Serving on the board of a nonprofit is a whole new way to engage and interact with your own community. It’s also a great way to help you do a lot of good for others. While it is always an honor to be asked to serve on a board, ask and consider some first. When you’re thinking of joining a nonprofit board, here’s what to ask the leadership (and why the answers matter).
You need to know how long the average tenure or time of service is. A board position is a serious commitment and you should have some indication of how long you will serve before you decide. It is difficult to be on a board with constant turnover. It can be equally challenging to serve a board whose members have been there since you were born!
Knowing who the other board members are and how many of them are currently seated gives you an idea of what to expect. It’s also a helpful frame of reference about the personalities you will encounter. A meet-and-greet would help you get a sense of the current feel and pacing of the board and let you know if you will be a good fit. Keep an eye out for any bad mojo among board members! You definitely don’t want to end up joining a nonprofit board with infighting and negative attitudes.
Of course, this shouldn’t be your primary motivation, but board positions are an outstanding way to network. Knowing which organizations or personalities are currently on or connected with the board can help you determine what professional benefits there are to serving.
You should know about any current or pending litigation or ongoing concerns. While a lawsuit does not mean that the brand did anything wrong or that you will be impacted, you should go in to the position knowing what to expect. You should also ask about insurance and liability coverage at this time. This will protect you personally from legal action in the future.
In addition to knowing the duration of the actual term, you should also know about meetings, networking events, fundraising, committee meetings, and other participation expectations. This will help you determine if you truly have the time to commit to joining a nonprofit board.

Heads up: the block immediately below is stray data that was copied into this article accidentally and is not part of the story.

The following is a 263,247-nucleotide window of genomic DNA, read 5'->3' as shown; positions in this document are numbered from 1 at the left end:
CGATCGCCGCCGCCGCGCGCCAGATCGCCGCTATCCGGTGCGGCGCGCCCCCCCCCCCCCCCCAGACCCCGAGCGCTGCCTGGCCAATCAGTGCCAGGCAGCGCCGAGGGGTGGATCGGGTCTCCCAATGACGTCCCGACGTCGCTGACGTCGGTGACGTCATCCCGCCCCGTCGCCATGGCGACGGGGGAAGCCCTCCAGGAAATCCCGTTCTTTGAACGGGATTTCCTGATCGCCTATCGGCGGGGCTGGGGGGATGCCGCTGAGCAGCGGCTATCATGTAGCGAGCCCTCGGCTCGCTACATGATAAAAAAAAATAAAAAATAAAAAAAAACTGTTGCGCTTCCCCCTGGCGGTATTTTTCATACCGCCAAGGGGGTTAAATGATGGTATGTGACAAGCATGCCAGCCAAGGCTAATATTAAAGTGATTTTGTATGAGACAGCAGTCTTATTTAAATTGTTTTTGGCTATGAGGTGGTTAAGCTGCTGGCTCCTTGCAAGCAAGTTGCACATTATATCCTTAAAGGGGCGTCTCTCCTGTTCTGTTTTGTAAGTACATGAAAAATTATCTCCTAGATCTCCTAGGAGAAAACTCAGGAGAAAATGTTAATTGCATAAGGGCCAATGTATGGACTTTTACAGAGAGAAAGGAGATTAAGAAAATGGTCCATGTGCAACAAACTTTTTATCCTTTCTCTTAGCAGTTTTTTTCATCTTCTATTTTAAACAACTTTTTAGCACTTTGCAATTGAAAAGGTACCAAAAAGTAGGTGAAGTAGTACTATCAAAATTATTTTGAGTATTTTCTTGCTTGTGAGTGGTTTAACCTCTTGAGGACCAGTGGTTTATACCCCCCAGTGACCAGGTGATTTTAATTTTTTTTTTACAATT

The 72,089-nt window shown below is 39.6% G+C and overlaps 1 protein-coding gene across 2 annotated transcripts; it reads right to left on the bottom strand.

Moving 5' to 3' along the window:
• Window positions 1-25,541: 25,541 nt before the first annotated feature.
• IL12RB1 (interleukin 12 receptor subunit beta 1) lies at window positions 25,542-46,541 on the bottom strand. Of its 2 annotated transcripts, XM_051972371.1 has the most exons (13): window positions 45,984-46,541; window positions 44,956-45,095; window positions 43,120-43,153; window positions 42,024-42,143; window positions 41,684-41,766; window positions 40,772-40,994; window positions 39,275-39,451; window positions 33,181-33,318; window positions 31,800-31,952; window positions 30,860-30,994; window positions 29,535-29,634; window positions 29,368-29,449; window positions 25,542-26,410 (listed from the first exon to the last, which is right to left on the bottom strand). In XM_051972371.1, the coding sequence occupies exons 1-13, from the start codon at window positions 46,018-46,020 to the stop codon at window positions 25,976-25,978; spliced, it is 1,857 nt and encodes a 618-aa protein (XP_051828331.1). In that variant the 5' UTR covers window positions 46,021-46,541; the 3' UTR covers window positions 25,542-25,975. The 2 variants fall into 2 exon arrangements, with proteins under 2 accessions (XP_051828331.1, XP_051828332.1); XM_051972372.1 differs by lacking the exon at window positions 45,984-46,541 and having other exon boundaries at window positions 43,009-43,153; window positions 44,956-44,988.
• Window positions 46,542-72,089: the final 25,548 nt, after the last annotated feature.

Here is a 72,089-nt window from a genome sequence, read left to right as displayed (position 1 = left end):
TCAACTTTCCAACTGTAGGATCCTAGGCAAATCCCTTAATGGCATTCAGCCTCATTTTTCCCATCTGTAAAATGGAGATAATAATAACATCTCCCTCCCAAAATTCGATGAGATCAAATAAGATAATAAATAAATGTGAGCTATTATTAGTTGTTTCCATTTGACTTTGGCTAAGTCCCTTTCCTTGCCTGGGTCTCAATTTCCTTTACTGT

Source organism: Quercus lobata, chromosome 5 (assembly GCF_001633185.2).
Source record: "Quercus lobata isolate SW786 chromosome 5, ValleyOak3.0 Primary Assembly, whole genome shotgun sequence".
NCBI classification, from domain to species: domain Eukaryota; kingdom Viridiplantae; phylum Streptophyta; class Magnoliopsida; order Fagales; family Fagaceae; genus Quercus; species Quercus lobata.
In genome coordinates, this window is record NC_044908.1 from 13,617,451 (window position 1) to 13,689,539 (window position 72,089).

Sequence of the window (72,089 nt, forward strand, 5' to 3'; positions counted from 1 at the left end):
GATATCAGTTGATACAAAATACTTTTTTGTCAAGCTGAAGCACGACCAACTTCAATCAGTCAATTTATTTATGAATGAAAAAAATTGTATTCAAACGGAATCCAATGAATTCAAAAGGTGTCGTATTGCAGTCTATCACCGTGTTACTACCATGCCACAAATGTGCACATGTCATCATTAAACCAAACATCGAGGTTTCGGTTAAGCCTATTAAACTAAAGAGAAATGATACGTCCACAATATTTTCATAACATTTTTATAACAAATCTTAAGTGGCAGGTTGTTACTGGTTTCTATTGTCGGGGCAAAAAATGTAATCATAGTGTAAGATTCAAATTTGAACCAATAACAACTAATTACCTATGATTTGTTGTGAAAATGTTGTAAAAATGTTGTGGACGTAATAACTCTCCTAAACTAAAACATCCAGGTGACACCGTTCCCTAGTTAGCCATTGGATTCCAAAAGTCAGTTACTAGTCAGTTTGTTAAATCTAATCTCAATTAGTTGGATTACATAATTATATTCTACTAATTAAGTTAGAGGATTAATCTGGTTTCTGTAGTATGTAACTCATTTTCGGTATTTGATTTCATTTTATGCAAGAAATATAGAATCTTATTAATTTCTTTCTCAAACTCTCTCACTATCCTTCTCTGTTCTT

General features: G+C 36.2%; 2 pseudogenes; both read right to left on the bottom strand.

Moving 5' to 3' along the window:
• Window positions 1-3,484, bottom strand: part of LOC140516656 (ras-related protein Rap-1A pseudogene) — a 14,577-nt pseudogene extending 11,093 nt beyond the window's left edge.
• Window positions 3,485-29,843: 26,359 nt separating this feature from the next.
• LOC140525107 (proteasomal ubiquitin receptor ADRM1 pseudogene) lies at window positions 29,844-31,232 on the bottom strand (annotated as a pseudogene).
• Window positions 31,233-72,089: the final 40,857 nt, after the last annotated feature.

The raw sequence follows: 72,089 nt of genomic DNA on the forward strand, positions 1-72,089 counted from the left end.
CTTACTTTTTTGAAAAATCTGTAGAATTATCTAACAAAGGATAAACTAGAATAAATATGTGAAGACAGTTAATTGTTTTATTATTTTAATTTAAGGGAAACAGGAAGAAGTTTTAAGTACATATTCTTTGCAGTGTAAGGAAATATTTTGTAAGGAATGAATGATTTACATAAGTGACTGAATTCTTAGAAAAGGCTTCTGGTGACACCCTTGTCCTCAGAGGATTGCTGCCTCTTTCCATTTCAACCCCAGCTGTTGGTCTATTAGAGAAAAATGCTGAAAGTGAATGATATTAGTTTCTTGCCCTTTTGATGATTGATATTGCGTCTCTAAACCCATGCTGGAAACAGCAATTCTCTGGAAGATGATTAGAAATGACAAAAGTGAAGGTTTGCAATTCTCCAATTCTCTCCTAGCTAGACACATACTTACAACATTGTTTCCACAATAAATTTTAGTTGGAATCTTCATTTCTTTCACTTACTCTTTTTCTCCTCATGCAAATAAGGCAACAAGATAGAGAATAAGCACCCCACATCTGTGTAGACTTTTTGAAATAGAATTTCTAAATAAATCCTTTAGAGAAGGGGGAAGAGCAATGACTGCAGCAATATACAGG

Organizations vary, but some ask board members to fulfill a minimum donation or contribution each year. You should be aware of the amount you are required to give, along with any personal fundraising tasks you will be asked to perform. It is also a good idea to ask about any fundraising support the nonprofit provides. Ideally, they will supply board members with plenty of ideas, training, and marketing material to help them be successful at fundraising.
Learning about that homeless shelter, animal rescue or education initiative is one thing, but actually visiting and engaging is another. When you take the time to visit and meet with the volunteers, clients and staff, you’ll get a much better idea of the mission and how the brand serves your community.
Most organizations have a mix of federal, local and grant money, along with donations and support from private companies and individuals. Knowing where the non-profit gets its funding (and what happens if that funding dries up) ensures you can commit with confidence. Be wary of organizations who rely heavily on one source of funding. This can be a warning sign of poor leadership, and may impact your decision.
An understanding of where funds are being spent is important to verifying the integrity of an organization. Watch out for large amounts of money going to privately owned companies for unclear reasons. This could indicate board members favoring businesses they have a stake in, or at worst, criminal activity. You also may want to confirm what percentage of funding goes to the clients being served. You might not feel good about a nonprofit that pays its executive director an exorbitant salary and only commits a small fraction to its mission.
Before you agree to serve on a board, you should know the answers to each of the above questions. In most cases, there is no one right answer, but knowing what to expect can help you decide if you are ready to invest several years of your time into serving the brand in question.
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